As far as going to hip-hop shows with mostly white audiences, I think it has to do with when you make music that’s thinking music, that makes people think and not just party or have a good time music, but you’re actually combining thinking and having a good time, in general you’re not going to be able to have as wide of a reach. It’s not as marketable. With us, we reach a lot of youth and we reach a lot of people that we want to reach but we do it on a small scale. We will go to the community centres and do a small event. We’ll organize something small. Let’s say we’re doing a show in a city where the show is not going to necessarily reach who we want to reach. We will do that show, but then we’ll organize a second event in a neighbourhood where the people might not have been able to come to the main venue. We will go to the people.

Artists who are doing this on a larger scale have the marketing behind them to be able to reach the kids who are only influenced by MTV or BET and others in the media monopoly machine. But for us, we’re going against the status quo. We’re going to still reach them, but we’re going to reach them on a smaller scale. Maybe when you go to an Immortal Technique show or a Kwali show you see all white hands, but I know these artists do hundreds of speaking engagements with youth on a small scale. Immortal Technique will go to every single migrant worker village in California when he does those big shows in L.A.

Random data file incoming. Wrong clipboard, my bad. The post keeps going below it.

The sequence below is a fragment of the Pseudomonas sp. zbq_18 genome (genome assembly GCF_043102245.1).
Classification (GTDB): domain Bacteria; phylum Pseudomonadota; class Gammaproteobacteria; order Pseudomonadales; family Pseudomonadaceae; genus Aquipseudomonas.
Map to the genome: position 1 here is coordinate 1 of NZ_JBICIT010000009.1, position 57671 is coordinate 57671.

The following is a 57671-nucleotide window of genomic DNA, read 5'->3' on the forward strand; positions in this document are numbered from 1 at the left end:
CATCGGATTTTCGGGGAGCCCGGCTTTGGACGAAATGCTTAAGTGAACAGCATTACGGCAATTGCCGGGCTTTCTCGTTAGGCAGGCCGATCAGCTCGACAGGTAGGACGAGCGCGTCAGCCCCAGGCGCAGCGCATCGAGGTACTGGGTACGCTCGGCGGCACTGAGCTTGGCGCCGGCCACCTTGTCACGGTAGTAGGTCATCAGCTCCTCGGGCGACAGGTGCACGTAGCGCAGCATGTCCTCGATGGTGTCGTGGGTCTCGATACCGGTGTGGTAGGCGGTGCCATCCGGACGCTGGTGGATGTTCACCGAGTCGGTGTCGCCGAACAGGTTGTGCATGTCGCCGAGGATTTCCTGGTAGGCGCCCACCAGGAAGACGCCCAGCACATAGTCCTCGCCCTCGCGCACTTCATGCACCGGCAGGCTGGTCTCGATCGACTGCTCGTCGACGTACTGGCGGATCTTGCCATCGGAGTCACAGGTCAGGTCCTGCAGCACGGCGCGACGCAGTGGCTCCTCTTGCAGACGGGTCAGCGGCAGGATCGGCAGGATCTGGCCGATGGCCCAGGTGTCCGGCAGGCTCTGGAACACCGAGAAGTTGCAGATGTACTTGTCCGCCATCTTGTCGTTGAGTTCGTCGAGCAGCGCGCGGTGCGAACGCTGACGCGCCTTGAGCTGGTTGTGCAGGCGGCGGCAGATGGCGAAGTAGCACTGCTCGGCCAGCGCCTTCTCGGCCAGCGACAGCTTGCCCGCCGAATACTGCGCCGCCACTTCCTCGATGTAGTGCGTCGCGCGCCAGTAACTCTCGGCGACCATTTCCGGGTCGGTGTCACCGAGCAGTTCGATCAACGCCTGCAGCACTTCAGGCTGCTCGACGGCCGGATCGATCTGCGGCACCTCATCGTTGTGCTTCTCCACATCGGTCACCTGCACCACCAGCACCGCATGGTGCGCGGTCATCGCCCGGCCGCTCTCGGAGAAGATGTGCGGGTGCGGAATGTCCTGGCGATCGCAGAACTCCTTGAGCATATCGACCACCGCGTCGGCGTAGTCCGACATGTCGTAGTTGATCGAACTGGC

Everybody has their own personality. We’re all real people, we’re not out here trying to be politicians, we’re artists. It’s a complex thing when as an artists you’re trying to balance your music and your message and trying to make a living. For me it really comes down to building a relationship with your listenership. I just started a label called Emergence Music (emergencemusic.net is the website) and before I was on a label called Interdependent Media. Both go under the same concept, that we’re part of a larger community, we’re not just artists in a vacuum putting on a spectacle for a crowd. We’re part of a community and we’re making music that represents our larger community as well as our own expression. And so we really want to build connections with those listening to our music and through that have a mutual support type of thing.